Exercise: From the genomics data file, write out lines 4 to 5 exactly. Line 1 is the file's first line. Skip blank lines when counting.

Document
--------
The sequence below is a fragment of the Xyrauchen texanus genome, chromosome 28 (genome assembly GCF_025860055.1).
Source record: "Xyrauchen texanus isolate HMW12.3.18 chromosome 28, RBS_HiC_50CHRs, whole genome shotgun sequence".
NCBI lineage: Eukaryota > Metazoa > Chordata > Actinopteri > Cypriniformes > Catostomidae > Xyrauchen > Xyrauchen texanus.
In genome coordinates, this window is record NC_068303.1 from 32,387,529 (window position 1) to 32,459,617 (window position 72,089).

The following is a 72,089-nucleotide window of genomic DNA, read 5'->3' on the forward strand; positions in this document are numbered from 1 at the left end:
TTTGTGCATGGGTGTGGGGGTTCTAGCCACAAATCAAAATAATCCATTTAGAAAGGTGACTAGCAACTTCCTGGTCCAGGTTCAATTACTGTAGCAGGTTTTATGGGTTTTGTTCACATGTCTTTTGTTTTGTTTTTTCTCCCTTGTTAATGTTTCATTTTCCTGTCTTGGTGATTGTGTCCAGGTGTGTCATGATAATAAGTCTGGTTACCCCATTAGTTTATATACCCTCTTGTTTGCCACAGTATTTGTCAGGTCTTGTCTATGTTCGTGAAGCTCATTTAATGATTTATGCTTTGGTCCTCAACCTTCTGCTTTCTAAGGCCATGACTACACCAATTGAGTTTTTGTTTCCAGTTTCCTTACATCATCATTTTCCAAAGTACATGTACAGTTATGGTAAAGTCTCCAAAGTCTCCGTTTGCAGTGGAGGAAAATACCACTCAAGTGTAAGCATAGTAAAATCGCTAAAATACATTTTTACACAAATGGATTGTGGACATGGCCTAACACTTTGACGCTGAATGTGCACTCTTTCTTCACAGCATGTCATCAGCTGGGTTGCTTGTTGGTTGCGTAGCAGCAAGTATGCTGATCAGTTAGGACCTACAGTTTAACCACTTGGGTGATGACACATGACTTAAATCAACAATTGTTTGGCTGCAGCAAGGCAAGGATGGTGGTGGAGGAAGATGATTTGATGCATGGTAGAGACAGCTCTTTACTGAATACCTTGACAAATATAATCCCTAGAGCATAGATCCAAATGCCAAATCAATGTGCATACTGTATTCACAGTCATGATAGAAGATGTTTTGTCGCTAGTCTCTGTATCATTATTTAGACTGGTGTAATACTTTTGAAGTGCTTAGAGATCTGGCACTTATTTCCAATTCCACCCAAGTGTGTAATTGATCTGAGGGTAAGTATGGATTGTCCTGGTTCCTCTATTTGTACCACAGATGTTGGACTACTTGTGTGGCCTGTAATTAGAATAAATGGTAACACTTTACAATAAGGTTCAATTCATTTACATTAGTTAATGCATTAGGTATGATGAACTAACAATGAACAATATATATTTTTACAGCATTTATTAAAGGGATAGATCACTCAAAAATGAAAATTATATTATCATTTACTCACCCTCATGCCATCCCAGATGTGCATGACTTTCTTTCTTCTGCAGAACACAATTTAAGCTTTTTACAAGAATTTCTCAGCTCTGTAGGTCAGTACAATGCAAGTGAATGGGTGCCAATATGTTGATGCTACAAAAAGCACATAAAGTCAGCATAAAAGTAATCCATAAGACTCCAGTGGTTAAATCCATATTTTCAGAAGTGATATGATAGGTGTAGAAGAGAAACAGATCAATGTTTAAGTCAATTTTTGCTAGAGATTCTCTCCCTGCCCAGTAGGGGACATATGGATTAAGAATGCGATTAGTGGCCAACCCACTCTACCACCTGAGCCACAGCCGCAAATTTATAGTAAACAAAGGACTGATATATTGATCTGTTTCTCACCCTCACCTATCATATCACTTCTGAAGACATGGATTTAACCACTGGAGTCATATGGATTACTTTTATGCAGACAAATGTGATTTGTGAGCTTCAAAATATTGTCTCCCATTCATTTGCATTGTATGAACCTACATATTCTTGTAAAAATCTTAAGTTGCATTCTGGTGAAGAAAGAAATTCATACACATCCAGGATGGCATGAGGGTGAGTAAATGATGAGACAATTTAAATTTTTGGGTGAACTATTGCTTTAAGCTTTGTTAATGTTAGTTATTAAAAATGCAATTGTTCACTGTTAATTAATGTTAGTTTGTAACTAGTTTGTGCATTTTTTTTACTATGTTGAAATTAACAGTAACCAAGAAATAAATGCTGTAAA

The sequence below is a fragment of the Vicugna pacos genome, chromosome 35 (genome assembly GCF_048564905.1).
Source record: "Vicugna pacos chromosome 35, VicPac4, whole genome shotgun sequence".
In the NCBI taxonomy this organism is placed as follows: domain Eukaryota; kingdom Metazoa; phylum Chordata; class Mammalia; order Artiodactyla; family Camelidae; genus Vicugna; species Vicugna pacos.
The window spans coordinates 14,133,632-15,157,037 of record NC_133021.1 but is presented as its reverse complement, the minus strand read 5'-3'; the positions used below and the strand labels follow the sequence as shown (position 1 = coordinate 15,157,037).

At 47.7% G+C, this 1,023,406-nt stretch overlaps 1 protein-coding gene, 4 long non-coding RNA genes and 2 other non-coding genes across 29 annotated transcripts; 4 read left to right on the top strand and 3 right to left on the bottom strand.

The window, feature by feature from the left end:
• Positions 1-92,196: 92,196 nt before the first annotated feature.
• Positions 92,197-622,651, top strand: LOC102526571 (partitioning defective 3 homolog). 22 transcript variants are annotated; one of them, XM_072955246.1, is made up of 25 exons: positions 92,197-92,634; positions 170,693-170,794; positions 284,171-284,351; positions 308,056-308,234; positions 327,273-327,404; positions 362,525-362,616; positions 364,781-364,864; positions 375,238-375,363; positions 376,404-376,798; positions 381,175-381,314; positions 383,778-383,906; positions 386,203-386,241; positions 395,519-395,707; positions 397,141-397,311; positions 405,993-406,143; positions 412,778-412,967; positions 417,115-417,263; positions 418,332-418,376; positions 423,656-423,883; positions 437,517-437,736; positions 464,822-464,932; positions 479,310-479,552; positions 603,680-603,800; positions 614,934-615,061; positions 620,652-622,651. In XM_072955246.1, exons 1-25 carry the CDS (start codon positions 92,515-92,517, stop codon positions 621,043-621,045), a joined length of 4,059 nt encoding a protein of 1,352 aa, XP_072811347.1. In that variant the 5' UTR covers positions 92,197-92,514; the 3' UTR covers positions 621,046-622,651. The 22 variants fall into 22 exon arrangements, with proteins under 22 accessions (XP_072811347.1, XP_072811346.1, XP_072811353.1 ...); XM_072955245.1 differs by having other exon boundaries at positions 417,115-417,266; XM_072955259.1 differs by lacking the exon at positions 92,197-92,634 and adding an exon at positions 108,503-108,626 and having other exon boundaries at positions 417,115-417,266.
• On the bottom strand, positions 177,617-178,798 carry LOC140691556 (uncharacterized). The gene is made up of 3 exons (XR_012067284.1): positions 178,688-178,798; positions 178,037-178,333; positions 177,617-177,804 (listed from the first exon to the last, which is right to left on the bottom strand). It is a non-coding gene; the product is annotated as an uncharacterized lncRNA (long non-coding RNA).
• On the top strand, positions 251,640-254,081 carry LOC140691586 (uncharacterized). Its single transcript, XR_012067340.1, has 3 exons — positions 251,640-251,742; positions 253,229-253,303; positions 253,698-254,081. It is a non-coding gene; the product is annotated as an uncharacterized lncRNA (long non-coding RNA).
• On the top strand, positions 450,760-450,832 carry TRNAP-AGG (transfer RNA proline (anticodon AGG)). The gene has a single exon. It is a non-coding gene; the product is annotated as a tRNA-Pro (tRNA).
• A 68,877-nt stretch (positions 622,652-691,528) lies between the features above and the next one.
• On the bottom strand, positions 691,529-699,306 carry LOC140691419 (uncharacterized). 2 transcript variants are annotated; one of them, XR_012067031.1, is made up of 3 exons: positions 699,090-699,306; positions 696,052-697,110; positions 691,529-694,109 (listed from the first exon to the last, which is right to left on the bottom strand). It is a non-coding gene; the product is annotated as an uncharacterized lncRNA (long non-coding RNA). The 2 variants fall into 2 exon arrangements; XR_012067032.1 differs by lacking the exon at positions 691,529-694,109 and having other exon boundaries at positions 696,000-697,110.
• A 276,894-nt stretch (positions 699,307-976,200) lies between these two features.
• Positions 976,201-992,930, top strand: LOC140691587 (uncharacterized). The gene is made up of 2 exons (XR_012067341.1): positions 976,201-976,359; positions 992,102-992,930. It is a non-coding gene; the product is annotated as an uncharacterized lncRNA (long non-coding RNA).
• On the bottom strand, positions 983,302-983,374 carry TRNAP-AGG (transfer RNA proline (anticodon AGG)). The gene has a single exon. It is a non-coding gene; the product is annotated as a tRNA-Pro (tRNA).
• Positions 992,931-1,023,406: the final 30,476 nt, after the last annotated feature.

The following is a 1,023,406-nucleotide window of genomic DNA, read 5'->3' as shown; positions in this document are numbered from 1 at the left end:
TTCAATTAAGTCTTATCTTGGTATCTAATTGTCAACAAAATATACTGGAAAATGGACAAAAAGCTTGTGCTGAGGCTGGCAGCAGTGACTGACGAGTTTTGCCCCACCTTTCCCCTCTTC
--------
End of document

In genome coordinates, this window is record NC_068303.1 from 32,387,529 (window position 1) to 32,459,617 (window position 72,089).

The following is a 72,089-nucleotide window of genomic DNA, read 5'->3' on the forward strand; positions in this document are numbered from 1 at the left end: